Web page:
Posted by: JoeD2133 | April 19, 2008

4/17: Red Sox 7, Yankees 5

               Sometimes you have to swallow your pride as a pitcher, and realize that your 86 MPH fastball just isn’t good enough.  Sometimes, you have to realize when an opposing hitter has your number categorically, and just walk the guy.  Live to fight another day, in other words, and give your team a chance to win the ballgame.

                Since some indeterminate, star-crossed pitch a few years back, Manny Ramirez of the Boston Red Sox has owned Mike Mussina, plain and simple.  And may I be the first person to say that the Moose is either too smart for his own good, too stupid for somebody so smart, or just plain stubborn in his decisions to both pitch to Ramirez in the first place, and then in his particular pitch selection during each at-bat.

                In whose reality is an 86 MPH fastball going to get buy, sneak past, or even surprise one of the best all-around hitters to play the game, especially when it has a tendency to drift back toward the middle of the plate, every, single, frightening time?

                Just walk the guy, Mike.  Everyone will understand.

                But no, the lukewarm heater is thrown, the red-hot man with the elongated dreads takes his stride, and with each lightening, powerful swing that sends these pitches on a permanent vacation from the Stadium, his smiles grow wider, his homerun trot more loose and more confident.

                And there Mike Mussina stands, alone on the mound with his thoughts, as his personal nemesis circles and circles like a hawk on the breeze.  During Thursday night’s final game against Boston until July, Manny was Manny not once, but twice off of Mike, playing a prominent role in knocking him out of the game after only three innings and five runs scored.  Jonathan Albaladejo pitched well in relief but allowed two more runs over a few innings of work, and this game was quickly 7-0 Red Sox with Josh Beckett on the mound for our bitter rivals.

                Let’s be honest though, the Beckett versus Mussina match-up – twice in the past week, no less – is not exactly a game stacked in the Yankees favor is it?

                So when The Farns reared back in the late innings and drilled Manny Ramirez with a fastball between the numbers, the Stadium finally had something to cheer about, and Ramirez finally had something to think about at the plate.  Farnsworth would later say the pitch had “slipped… sometimes the balls get dry and they slip out,” but that’s because he has a 5th Amendment right against self-incrimination, and he was exercising it well.  After all, it was only one night earlier that A-Rod was drilled between the numbers by Boston reliever Brad Aardsma, so nobody is going to fault The Farns either way.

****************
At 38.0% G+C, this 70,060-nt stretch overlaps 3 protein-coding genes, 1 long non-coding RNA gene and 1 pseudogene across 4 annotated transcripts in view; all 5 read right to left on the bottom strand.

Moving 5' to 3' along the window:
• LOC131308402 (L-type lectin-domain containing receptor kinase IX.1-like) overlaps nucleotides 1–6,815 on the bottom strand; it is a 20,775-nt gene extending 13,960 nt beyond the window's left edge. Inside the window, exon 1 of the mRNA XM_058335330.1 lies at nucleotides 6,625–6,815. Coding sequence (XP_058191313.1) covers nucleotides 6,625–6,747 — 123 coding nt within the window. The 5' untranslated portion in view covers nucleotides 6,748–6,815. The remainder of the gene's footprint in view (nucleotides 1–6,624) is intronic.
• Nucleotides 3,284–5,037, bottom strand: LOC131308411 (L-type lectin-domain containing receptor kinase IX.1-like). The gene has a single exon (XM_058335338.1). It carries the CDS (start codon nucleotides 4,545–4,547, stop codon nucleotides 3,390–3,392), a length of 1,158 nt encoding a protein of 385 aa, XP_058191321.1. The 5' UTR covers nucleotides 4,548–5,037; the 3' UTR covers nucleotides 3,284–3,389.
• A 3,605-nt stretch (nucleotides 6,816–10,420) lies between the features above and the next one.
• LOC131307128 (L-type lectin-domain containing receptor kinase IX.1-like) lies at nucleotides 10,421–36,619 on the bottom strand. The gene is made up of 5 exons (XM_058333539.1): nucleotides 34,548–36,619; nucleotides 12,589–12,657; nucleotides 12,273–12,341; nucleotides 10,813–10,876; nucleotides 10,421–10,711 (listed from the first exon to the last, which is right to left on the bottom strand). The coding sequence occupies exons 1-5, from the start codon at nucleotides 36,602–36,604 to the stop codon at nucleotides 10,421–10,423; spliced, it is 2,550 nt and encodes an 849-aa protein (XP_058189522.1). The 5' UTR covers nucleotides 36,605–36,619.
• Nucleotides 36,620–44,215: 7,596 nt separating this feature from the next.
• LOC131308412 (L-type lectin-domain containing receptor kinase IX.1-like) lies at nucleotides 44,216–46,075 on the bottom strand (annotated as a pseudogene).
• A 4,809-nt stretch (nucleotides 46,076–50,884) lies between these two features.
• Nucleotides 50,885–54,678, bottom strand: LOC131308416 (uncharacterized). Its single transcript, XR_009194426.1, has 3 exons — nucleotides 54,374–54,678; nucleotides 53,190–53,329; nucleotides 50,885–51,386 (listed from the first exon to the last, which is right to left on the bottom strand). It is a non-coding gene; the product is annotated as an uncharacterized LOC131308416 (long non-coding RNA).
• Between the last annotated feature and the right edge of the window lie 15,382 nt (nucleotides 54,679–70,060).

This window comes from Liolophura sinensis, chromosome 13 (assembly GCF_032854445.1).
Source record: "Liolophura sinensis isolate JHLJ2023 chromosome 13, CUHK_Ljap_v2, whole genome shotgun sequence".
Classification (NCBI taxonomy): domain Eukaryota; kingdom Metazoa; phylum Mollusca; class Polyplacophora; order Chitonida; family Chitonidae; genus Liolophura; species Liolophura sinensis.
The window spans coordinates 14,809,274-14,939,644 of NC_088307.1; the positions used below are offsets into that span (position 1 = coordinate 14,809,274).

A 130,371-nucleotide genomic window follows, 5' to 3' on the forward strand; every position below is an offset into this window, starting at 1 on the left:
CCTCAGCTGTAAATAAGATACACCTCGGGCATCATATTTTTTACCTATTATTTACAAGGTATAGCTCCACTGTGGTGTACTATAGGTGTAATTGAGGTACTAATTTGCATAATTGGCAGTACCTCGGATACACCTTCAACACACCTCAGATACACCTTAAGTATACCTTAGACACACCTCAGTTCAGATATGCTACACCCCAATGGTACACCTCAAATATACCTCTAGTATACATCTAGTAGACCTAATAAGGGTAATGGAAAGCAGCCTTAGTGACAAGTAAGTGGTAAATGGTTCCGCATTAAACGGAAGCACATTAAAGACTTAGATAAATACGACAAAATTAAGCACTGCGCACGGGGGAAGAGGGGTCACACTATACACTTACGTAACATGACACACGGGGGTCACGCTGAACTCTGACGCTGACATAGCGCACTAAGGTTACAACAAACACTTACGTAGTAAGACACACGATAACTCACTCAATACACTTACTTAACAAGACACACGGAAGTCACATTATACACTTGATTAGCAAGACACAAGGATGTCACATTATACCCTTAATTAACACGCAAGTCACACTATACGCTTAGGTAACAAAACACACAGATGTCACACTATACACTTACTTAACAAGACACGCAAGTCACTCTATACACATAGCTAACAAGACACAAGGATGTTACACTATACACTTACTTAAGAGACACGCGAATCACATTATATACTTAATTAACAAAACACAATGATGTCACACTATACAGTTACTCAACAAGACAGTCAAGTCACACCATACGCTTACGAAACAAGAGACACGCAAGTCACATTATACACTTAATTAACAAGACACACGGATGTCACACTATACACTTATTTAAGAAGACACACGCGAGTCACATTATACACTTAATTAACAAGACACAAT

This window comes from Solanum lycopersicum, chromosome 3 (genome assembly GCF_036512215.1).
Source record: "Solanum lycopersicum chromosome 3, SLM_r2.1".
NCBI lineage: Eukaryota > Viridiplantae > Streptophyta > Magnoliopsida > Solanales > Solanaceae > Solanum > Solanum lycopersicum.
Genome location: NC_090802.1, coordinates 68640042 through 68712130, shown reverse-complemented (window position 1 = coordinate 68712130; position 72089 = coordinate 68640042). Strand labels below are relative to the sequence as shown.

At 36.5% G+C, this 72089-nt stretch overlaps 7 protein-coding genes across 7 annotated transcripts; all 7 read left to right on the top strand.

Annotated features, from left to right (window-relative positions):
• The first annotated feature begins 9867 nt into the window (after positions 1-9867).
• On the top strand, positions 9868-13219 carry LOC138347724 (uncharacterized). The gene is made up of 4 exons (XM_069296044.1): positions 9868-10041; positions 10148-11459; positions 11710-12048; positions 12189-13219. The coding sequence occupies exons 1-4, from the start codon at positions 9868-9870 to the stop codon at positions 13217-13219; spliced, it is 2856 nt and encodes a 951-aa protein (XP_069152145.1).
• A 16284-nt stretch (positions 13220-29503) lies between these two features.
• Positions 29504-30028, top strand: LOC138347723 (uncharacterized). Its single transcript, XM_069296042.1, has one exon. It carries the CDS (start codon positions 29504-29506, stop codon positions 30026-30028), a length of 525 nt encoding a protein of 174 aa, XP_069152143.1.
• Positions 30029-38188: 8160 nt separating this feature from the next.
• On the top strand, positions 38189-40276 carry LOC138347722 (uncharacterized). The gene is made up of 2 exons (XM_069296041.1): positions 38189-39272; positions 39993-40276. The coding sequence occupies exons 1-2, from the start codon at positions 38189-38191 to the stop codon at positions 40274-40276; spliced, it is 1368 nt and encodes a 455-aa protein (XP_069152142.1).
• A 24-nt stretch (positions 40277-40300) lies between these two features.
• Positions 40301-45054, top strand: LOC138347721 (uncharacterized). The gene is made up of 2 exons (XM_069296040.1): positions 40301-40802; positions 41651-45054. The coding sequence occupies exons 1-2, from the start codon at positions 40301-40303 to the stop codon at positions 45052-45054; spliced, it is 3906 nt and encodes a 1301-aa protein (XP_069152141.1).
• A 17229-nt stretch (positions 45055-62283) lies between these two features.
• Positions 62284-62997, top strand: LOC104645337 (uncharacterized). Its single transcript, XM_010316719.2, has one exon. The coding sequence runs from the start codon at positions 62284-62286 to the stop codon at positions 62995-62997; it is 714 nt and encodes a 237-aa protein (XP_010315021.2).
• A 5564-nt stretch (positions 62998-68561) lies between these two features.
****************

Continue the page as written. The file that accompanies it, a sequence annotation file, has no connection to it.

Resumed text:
If anything, it served to brighten Kyle’s image in the eyes of the fans, in a way that having the back of your teammates always does, and inflicting some level of discomfort on your hated opponent’s best hitter tends to do.  In short, it put a smile on my face, what about yours?

                Maybe Mike Mussina should just start drilling Ramirez too.  There’s no doubt that it would be a lot more effective, and less damaging to his ERA, that’s for sure.  How could it not be?

                This sleepy, frustrating affair was over early in the Bronx, probably around the second time Manny traced an arcing, happy circle around his favorite Yankees pitcher, and Beckett’s loan three-run hiccup in the sixth only stirred the comeback thoughts for a heartbeat, and then they were gone.  The Boston Ace went on to work eight complete, efficient innings of winning baseball, and even Papelbon’s shaky close wasn’t enough to turn this one around.

                Sometimes, when the winds change for the long haul, short term corrections in the air patterns still must be endured, and hopefully, used as a learning experience.

                Mike, just walk Manny.  Please.

                Manny, watch your back, kid.  These aren’t the same Yankees.

                And  Paps, you are not invincible, son, especially when you’re trying to close out your city’s biggest rival.  The list of shaky ninths, and blown saves, is growing longer by the day.

                Remember all of this for July, when New York versus Boston resumes. 


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